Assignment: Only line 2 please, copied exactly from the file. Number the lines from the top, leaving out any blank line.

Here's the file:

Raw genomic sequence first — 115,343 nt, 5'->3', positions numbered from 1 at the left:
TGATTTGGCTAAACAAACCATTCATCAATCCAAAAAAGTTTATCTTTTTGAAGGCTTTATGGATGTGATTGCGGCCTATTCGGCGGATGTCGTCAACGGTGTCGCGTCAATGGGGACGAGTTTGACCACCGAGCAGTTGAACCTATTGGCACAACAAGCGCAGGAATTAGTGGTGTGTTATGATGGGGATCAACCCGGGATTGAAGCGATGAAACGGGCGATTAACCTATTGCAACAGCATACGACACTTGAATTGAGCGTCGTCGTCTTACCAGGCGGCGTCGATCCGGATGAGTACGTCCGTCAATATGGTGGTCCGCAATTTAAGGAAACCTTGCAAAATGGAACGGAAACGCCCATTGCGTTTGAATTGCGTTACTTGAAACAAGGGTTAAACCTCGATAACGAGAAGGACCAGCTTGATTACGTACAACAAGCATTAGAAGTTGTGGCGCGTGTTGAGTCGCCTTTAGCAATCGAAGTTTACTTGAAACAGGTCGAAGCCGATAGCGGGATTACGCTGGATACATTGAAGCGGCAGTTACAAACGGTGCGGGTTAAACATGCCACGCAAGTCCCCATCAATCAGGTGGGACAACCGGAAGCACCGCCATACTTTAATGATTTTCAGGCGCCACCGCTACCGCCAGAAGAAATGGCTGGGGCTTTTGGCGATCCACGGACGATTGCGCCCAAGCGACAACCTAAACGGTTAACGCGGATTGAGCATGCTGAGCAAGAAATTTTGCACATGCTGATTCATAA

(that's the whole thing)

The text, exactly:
TGATTTGGCTAAACAAACCATTCATCAATCCAAAAAAGTTTATCTTTTTGAAGGCTTTATGGATGTGATTGCGGCCTATTCGGCGGATGTCGTCAACGGTGTCGCGTCAATGGGGACGAGTTTGACCACCGAGCAGTTGAACCTATTGGCACAACAAGCGCAGGAATTAGTGGTGTGTTATGATGGGGATCAACCCGGGATTGAAGCGATGAAACGGGCGATTAACCTATTGCAACAGCATACGACACTTGAATTGAGCGTCGTCGTCTTACCAGGCGGCGTCGATCCGGATGAGTACGTCCGTCAATATGGTGGTCCGCAATTTAAGGAAACCTTGCAAAATGGAACGGAAACGCCCATTGCGTTTGAATTGCGTTACTTGAAACAAGGGTTAAACCTCGATAACGAGAAGGACCAGCTTGATTACGTACAACAAGCATTAGAAGTTGTGGCGCGTGTTGAGTCGCCTTTAGCAATCGAAGTTTACTTGAAACAGGTCGAAGCCGATAGCGGGATTACGCTGGATACATTGAAGCGGCAGTTACAAACGGTGCGGGTTAAACATGCCACGCAAGTCCCCATCAATCAGGTGGGACAACCGGAAGCACCGCCATACTTTAATGATTTTCAGGCGCCACCGCTACCGCCAGAAGAAATGGCTGGGGCTTTTGGCGATCCACGGACGATTGCGCCCAAGCGACAACCTAAACGGTTAACGCGGATTGAGCATGCTGAGCAAGAAATTTTGCACATGCTGATTCATAA